From this point, it is only about another mile to the summit of Coldwater Peak; Half of that distance is gentle topography. At the spur junction. A smaller, less visible trail departs left and switchbacks up the side of the peak. It delivers you to a USGS communications station at an elevation of 5,727 feet and the former site of one of Southwest Washington‘s 33 fire lookouts.

Huckleberry Bushes present a rusty red that contrast the blues of St. Helens Lake. The silver logs in the lake were deposited by the 1980 eruption of Mt. St. Helens.

In all, the out and back hike is slightly more than 13 miles and call me a fool when I asked my group what was the most difficult portion, to a person they all chose the last half mile.

On this day, the weather was perfect. 65 to 75 with a few fluttering clouds here and there. It was the sound in the air that made the trip predictably enjoyable. It was mid-September and the beginning of the elk rut combined with a availability of huckleberries to make the return hike just as enjoyable as the accent. Several bull elk produced annual calls that made you feel like you were in an extra wild place despite being in almost constant view of a state highway.

Sunday, September 21, 2008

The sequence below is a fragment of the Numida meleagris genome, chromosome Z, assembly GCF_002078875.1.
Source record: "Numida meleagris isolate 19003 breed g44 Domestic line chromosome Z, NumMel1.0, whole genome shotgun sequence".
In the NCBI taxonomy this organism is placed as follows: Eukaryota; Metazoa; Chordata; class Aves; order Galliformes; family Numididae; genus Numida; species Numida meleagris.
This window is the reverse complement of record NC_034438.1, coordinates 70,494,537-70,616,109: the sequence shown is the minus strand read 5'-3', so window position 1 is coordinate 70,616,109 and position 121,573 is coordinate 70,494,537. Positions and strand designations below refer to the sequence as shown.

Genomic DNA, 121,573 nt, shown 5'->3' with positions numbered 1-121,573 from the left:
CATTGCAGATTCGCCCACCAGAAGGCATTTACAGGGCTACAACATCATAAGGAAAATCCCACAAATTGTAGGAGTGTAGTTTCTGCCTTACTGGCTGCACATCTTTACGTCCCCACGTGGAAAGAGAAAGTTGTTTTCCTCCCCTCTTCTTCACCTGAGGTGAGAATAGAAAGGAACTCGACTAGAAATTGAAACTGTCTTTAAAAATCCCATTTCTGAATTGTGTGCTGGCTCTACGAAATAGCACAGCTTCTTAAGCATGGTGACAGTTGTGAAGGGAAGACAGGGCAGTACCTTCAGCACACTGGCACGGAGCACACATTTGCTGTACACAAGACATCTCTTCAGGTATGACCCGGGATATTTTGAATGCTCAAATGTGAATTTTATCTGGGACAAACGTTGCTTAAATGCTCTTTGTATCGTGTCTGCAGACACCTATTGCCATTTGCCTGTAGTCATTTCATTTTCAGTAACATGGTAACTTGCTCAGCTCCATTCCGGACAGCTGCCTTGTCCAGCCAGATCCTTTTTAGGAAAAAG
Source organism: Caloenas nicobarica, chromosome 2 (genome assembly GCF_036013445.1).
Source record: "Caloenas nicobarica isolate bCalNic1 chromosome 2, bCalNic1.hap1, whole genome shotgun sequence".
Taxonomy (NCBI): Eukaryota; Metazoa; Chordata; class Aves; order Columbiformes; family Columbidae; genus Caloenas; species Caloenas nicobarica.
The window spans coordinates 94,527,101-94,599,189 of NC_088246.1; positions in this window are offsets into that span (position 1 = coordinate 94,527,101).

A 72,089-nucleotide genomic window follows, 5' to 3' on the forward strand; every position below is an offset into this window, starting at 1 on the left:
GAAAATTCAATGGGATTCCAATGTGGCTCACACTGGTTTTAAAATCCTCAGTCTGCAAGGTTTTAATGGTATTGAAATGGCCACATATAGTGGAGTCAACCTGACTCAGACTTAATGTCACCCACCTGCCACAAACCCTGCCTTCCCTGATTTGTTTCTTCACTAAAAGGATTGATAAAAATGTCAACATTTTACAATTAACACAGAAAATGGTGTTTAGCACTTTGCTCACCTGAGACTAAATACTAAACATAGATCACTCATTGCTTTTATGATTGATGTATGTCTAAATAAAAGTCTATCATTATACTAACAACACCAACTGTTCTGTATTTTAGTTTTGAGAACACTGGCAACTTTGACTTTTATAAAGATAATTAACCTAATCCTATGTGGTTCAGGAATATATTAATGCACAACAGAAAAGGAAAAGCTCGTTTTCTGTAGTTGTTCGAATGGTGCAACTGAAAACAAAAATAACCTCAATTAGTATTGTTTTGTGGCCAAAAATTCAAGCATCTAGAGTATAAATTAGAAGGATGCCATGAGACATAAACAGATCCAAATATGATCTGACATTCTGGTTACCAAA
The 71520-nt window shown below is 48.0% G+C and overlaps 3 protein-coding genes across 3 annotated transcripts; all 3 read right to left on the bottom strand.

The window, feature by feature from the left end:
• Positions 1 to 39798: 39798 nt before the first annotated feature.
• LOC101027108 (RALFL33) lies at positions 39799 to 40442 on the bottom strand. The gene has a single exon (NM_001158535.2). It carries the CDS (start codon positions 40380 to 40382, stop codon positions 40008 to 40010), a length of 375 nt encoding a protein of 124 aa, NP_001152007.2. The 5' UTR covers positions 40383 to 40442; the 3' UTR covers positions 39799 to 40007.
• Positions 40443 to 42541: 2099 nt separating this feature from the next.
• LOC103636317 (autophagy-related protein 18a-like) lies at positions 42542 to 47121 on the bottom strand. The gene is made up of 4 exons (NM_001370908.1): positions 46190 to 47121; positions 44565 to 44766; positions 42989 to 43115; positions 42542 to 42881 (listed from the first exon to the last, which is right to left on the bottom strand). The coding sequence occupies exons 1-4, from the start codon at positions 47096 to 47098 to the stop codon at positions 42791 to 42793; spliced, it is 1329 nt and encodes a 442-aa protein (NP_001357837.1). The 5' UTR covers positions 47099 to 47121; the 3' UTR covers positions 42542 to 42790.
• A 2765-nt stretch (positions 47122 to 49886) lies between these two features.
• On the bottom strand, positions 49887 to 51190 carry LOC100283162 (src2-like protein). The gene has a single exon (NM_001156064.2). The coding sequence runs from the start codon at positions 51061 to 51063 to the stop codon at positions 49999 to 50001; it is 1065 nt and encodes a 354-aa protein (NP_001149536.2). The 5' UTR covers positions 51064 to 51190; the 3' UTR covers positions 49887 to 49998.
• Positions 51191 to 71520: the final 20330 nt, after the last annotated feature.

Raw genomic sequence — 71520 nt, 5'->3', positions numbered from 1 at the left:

Too Much Football, Not Enough Me

It was a tough week to choose what local high school football game to attend as a sportswriter for the “Town Crier”. Generally fairness to the six athletic programs that I cover is the trump card. This week, it was Napavine. The short drive to Tiger rival Adna was an excellent opportunity to cover the Tigers in an important match-up.

A classic Friday night scene from a classic venue on the "Hill" at Adna west of Chehalis, Washington.

It got ugly in the 3rd and temptation called. There was Winlock with their new found football prowess and a chance to see Toledo prove themselves against powerhouse Montesano. So much local football and not enough of me.

I departed for Winlock and arrived to find a 33-0 and bad news about Mike Ayon. Six miles away, there was a close game in progress the last I had heard. Toledo had Montes’ hands full. So back into the car I jumped and went a few miles east of Interstate 5.

What I found in Toledo was a Montesano team that was a machine and wore the Indians out in a business-like fashion. They scored three additional touchdowns and dominated while I was there. It was a abysmal night for the four Lewis County football teams in our circulation area, but the two Cowlitz County teams won big games.

The bottom line is that a little knowledge is a precarious thing. I now know the kids and coaches from six schools. I am proud to watch their accomplishments and get excited at their progress, improvement and hopes in the rest of the season.

The Winlock coaches and team meet on the sidelines during their September 12th game against Ocosta.

If you haven’t been out to catch one of our fantastic fall Friday night Football games, now is the time. From the amazing sunset in Onalaska in week one to the near full moon in Winlock in week two to the Americana of Adna’s “Hill” in week three, my tour of our local fall high school sports scene is of intrinsic value that should be shared! Come and enjoy it with me!

Lakes Trail Along Coldwater Lake Provides Gentle Topography